Wi-Fi crushes Bluetooth mouse for RF airspace

I finished up my sub-$400 all-in-one dual-core 19" LCD PC and added an Airlink 101 AWLL3028 (Realtek 8187B chipset) 802.11 b/g USB 2.
Written by George Ou, Contributor

I finished up my sub-$400 all-in-one dual-core 19" LCD PC and added an Airlink 101 AWLL3028 (Realtek 8187B chipset) 802.11 b/g USB 2.0 wireless LAN adapter for $10 last night.  Now I have a cheap wireless all-in-one computer that can be placed anywhere in or around the house but there's trouble in computing paradise and it's the expensive 2.4 GHz Bluetooth keyboard and mouse that's giving me some serious problems.

Whenever the 2.4 GHz 802.11g adapter is in use when I'm streaming a DVD or copying files over the air, the mouse becomes nearly useless as it stutters and moves as slow as molasses.  Granted this is a more difficult situation than usual since the Bluetooth dongle and the Wi-Fi dongle are situated next to each other, but I never had these problems with less expensive 27 MHz or any other non-2.4 GHz input device regardless of device separation.  I will get USB connectors installed on the top of the computer and I'm hoping that will alleviate the situation but I won't hold my breath.

I even analyzed the 2.4 GHz spectrum with the Wi-Spy 2.4x (an inexpensive spectrum analyzer that is a must have for any IT department) and found that most of the Bluetooth RF (Radio Frequency) energy was directed at the beginning of the 2.4 GHz band.  Since that correlates with channel 1 for 2.4 GHz Wi-Fi devices, I moved my Wi-Fi to channel 11 for as much channel separation as possible and that didn't fix the problem.  Bluetooth is simply designed to back off whenever Wi-Fi is in use and that Bluetooth mouse just wasn't going to be usable whenever files were being transferred.

802.11g channel 11 Bluetooth while moving mouse

Ironically, 2.4 GHz Bluetooth keyboard/mouse combos are two to four times more expensive than wireless keyboard/mouse combos that operate in the sub-100 MHz band.  For example, the Logitech EX110 keyboard/mouse operates at 27 MHz and it costs $30.  I gave my mother the one I had and it operates smoothly while 2.4 GHz Wi-Fi is in operation.  By contrast, the high-end Microsoft Wireless Desktop 7000 - which I liked in my review - operates in the contested 2.4 GHz band with Wi-Fi and it costs at least $117 but is giving me these problems.

The Logitech EX110 does use a somewhat bulky external receiver with a wired connection but it works very reliably.  The Microsoft WED 7000 uses a very compact USB dongle or it can use your computer's built-in Bluetooth adapter, but the slick form factor doesn't do me any good if it gets crushed by Wi-Fi networking.  I can certainly use 5 GHz 802.11a but the hardware costs a lot more and you certainly can't find any $10 802.11a USB dongles so I am stuck for the moment until I find a solution.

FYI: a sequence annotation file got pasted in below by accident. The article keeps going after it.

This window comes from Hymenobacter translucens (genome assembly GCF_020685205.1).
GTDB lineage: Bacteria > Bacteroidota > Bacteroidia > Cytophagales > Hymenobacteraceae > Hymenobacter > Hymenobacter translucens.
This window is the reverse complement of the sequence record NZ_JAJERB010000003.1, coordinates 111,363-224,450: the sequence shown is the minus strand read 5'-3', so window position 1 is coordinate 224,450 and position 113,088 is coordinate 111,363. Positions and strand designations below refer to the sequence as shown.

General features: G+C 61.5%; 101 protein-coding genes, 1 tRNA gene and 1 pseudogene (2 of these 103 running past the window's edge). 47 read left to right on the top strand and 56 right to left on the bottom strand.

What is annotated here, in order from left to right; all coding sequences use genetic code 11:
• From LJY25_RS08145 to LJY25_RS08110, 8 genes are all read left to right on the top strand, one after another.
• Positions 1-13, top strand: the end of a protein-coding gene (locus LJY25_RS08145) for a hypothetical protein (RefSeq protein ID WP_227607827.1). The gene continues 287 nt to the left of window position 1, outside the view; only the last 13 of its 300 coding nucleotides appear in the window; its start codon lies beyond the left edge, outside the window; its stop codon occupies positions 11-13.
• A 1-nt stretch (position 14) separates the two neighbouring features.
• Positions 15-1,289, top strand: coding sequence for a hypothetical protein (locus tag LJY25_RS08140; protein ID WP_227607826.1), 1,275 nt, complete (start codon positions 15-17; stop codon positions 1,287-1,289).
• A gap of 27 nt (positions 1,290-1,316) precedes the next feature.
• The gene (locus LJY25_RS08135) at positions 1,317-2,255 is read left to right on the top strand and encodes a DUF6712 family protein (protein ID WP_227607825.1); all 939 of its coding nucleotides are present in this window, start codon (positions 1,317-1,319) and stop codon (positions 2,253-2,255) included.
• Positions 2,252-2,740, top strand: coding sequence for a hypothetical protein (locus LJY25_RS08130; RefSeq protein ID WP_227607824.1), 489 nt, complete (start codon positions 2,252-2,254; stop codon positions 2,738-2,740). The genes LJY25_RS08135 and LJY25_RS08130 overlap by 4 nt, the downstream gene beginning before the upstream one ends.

The point of this blog posting isn't to single out Microsoft and promote Logitech.  Logitech also sells very expensive Bluetooth keyboard/mice combos which would probably have these interference problems too and I have a wireless Microsoft mouse that operates flawlessly in the sub-100 MHz range.  The important lesson here is that 2.4 GHz is too crowded and Bluetooth simply doesn't have any teeth when it comes to wireless contention.

Update 3:40PM - I've moved the computer in to the kitchen 100 feet away from the Access Point with two walls separating the AP and the client and the results are much better than having the AP 2 feet away from the client.  There are still some intermittent problems with mouse tracking so I still recommend against going to a Bluetooth input device and sticking with the cheaper sub-100 MHz input devices.

Since I was receiving data and not transmitting it, the proximity of the Bluetooth dongle to the Wi-Fi dongle wasn't the culprit.  But if I was transmitting data with Wi-Fi and the Wi-Fi dongle is only 1mm away from the Bluetooth dongle, that would undoubtedly cause some huge issues.  So using the USB extension cable that came with the Wi-Fi USB dongle, I routed the USB cable inside the chassis and mounted the Wi-Fi USB dongle on top of the case which gives me better Wi-Fi reception and moves the dongles further apart.

Update 4:00PM - I tried to upload a file (transmit data) from the all-in-one computer and the prognosis on Bluetooth keyboard/mouse has been downgraded to unworkable again.  Even though the Wi-Fi dongle and Bluetooth dongle is now more than 100mm apart compared to when it was 1mm apart, the mouse tracking is worse than it's ever been when I was only receiving files from the Access Point.  I also checked the spectrum analyzer again to see if the Airlink 101 AWLL3028 has proper containment on channel 11 and it looks normal.  While data transmission is something I wouldn't do often on a non-server machine, it does happen and I can't have my mouse going to hell while I'm doing it.

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